Off-season Best Ball – Introduction and First Draft

Just a couple of weeks from now, the Oakland Athletics will welcome their pitchers and catchers to Spring Training. That momentous occasion is the true groundhog, signaling the end of winter. About this time, fantasy baseball players start their research for the upcoming season, opting to test their preparation in mock drafts. Unfortunately, mock draft lobbies are fickle places and it is very likely that a mock will kick off and only go a few rounds before the auto-drafting begins.

What if I told you that there was a way you could get the same benefit from a mock draft with a real league that requires no in-season management?

Welcome to Best Ball, one of the most underrated formats in Fantasy Sports! The format has existed for football for several seasons, but hasn’t really gained much traction in baseball. However, just a few weeks ago, Fantrax made the format readily available as both public and private leagues. Within minutes of seeing the announcement, a call to arms was in order to find 11 other writers willing to start a league. By the next morning, we were set up and drafting.

 

Basic Rules of the Format

In brief, Best Ball is a set it and forget it style of fantasy baseball. Each drafter is responsible for drafting a team of 40 players and that is it. During each week of the season, the chosen fantasy sports app will choose from your roster the highest scoring lineup. At the conclusion of the season, the team with the most points wins.

The lineup is typically something along the lines of:

  • 1 Catcher
  • 1 First Baseman
  • 1 Second Baseman
  • 1 Third Baseman
  • 1 Shortstop
  • 5 Outfielders
  • 3 Utility Spots
  • 9 Pitchers

As the app only needs to select 22 players out of 40 rostered, you’ll see some variation to your weekly lineups over the course of the season.

Here at Pitcher List, we’re planning on having members of the staff doing Best Ball drafts all the way until the start of the season. Throughout the pre-season, the same cohorts of writers will do a few drafts together to highlight changes in strategy and the ever-shifting opinion on players and situations. With that being said, the first draft has been completed and here are the results!

 

How did the format affect your preparation?

In terms of what I do best as a fantasy baseball manager, I find that typically my skill set lies in managing throughout the season as opposed to simply nailing the draft and running with it so it was definitely an interesting curveball to realize that once I drafted this team that was it. I couldn’t simply forgo grabbing a 5th outfielder for that deep sleeper I really like knowing that I would be able to find one off the wire at some point in the season. So I definitely took draft prep approach that involved layer upon layer of plans and backup plans. Some worked pretty and well and others didn’t but there was definitely a different type of apprehension and risk assessment that came with knowing I had to nail the draft in one try.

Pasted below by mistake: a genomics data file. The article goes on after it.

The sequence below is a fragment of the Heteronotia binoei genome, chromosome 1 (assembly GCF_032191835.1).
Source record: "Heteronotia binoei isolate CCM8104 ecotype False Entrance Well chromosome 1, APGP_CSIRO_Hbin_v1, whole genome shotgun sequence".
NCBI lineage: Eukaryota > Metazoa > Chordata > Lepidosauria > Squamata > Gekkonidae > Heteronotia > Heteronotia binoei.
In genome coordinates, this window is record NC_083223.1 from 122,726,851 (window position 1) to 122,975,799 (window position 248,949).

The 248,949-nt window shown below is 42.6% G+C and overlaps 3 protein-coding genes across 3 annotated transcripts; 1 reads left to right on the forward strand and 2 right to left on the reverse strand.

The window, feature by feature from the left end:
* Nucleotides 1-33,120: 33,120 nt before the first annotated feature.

Daniel Port

 

Having played in a majority of points leagues for my fantasy career, this was my bread and butter format. I knew starting pitching and walks were HUGE, so for most of my picks I targeted patience (Bregman, Votto, Hoskins, etc.) and strikeouts (Severino, Verlander, Hill, Darvish, etc.) as they are quite valuable in this format. I also targeted guys we here at Pitcher List like to call Cherry Bombs, as they can’t hurt you in Best Ball and their upside for starts is massive.

Jamie Sayer

What was your general strategy for the draft?

I knew I wanted to go heavy on starting pitching early, so I wasn’t scrabbling later to just try and compile pitchers and innings. Picking out of the 12 spot, I knew I’d either grab Chris Sale or Jacob deGrom along with an elite bat. I ultimately went with Sale and Christian Yelich. I realize the risk with Sale but know that his skills are off the charts and could finish as the number one SP in this format given 200 innings. I loved the value with the 2018 NL MVP even with some power regression. At picks 36 and 37, I nabbed Carlos Carrasco who was my 10th SP in this format and Xander Bogaerts who I liken to Alex Bregman without the elite plate discipline. Since I shored up my two aces, I needed to go heavy on hitters in rounds 5-9, because at this point in the draft, pitchers were flying off the board and hitters seemed to have much more value at this point. I jumped at two outfielders Lorenzo Cain and Tommy Pham. Both has nice floors and great walk rates with some power and speed.

Max Freeze

 

I was blessed with the first pick, which means I got to start with Mike Trout. Unfortunately, that meant I was riding a bookend, which meant that I would end up willing to reach more than any other owner to get “my guys” and to do some outlandish things to try and ensure an advantage for myself. For example, catching is remarkably shallow this year, so coming into the 10/11 turn I saw an opportunity to set the 9 owners that hadn’t already selected a catcher on their back heels by selecting two. Coming out of the draft with Salvador Perez, Wilson Ramos, and Brian McCann as Mr. Irrelevant leaves my team very solidly set up at the shallowest position. Throughout the draft, I tried to sprinkle high-upside picks with steady picks at each turn, to see if I could catch lightning in a bottle. At just about every position, I have high-upside plays (rookies, players coming off of injuries, post-hype guys) to hopefully shore up later weeks.

David Fenko

 

Which pick of yours do you feel you got at the most value?

I feel like Cesar Hernandez in the 12th round in this format was a great value pick for me. He’s leading off for the Phillies and the lineup has improved. His OBP is fantastic and has 10+ HR/20+SB type of profile. Others I love include Travis Shaw (7th), Kenta Maeda, (17th) and a bounceback from Luke Weaver (20th).

Max Freeze